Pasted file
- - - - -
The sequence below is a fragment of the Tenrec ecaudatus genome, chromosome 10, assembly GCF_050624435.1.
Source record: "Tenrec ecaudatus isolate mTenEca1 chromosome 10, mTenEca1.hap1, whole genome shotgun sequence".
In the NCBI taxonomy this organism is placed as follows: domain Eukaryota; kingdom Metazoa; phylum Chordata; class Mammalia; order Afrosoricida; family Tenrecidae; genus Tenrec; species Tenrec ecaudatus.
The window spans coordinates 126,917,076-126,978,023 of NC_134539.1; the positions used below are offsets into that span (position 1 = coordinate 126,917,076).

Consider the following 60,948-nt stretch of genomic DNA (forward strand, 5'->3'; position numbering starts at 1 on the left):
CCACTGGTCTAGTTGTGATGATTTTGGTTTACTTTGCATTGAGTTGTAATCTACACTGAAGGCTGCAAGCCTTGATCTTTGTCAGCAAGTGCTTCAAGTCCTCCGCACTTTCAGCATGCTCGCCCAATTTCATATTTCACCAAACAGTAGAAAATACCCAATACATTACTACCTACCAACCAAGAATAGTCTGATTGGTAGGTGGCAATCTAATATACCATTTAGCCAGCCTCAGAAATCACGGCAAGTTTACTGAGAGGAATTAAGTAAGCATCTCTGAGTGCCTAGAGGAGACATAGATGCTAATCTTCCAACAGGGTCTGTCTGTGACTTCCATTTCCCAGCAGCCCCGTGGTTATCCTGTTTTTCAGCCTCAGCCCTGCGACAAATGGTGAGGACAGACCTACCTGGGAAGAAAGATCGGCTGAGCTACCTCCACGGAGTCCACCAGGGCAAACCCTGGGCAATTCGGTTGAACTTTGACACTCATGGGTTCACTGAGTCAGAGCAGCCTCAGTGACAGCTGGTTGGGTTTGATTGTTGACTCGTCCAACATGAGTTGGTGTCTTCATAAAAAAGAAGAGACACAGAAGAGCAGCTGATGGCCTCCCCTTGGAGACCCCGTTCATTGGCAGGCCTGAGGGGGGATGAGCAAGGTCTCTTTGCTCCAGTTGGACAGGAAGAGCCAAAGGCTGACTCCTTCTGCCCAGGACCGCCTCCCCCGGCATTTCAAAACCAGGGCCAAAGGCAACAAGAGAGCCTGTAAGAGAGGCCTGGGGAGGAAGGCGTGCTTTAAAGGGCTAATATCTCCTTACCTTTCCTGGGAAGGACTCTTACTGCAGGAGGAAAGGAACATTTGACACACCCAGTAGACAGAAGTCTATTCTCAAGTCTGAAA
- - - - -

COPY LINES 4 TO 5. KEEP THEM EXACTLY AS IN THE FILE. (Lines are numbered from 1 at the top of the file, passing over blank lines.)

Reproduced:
The window spans coordinates 126,917,076-126,978,023 of NC_134539.1; the positions used below are offsets into that span (position 1 = coordinate 126,917,076).

Consider the following 60,948-nt stretch of genomic DNA (forward strand, 5'->3'; position numbering starts at 1 on the left):